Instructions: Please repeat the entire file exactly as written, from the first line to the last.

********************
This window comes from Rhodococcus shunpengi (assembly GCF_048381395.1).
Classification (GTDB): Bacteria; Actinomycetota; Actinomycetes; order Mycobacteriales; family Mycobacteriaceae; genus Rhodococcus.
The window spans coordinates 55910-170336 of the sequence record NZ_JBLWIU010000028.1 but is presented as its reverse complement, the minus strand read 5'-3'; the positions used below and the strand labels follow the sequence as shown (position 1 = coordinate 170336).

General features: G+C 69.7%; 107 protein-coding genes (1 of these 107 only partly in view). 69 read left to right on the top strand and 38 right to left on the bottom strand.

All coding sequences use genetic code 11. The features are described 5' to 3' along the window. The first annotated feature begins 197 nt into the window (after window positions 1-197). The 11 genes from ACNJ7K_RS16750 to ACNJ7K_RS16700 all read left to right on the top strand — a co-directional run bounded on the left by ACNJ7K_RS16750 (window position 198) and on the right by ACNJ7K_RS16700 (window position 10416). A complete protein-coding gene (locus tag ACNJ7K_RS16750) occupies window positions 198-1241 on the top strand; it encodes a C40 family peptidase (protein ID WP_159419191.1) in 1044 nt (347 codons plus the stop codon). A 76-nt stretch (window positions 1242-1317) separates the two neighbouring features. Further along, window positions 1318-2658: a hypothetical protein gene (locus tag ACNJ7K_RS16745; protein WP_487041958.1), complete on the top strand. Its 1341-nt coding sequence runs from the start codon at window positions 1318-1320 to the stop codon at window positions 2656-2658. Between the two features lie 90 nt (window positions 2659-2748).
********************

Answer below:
This window comes from Rhodococcus shunpengi (assembly GCF_048381395.1).
Classification (GTDB): Bacteria; Actinomycetota; Actinomycetes; order Mycobacteriales; family Mycobacteriaceae; genus Rhodococcus.
The window spans coordinates 55910-170336 of the sequence record NZ_JBLWIU010000028.1 but is presented as its reverse complement, the minus strand read 5'-3'; the positions used below and the strand labels follow the sequence as shown (position 1 = coordinate 170336).

General features: G+C 69.7%; 107 protein-coding genes (1 of these 107 only partly in view). 69 read left to right on the top strand and 38 right to left on the bottom strand.

All coding sequences use genetic code 11. The features are described 5' to 3' along the window. The first annotated feature begins 197 nt into the window (after window positions 1-197). The 11 genes from ACNJ7K_RS16750 to ACNJ7K_RS16700 all read left to right on the top strand — a co-directional run bounded on the left by ACNJ7K_RS16750 (window position 198) and on the right by ACNJ7K_RS16700 (window position 10416). A complete protein-coding gene (locus tag ACNJ7K_RS16750) occupies window positions 198-1241 on the top strand; it encodes a C40 family peptidase (protein ID WP_159419191.1) in 1044 nt (347 codons plus the stop codon). A 76-nt stretch (window positions 1242-1317) separates the two neighbouring features. Further along, window positions 1318-2658: a hypothetical protein gene (locus tag ACNJ7K_RS16745; protein WP_487041958.1), complete on the top strand. Its 1341-nt coding sequence runs from the start codon at window positions 1318-1320 to the stop codon at window positions 2656-2658. Between the two features lie 90 nt (window positions 2659-2748).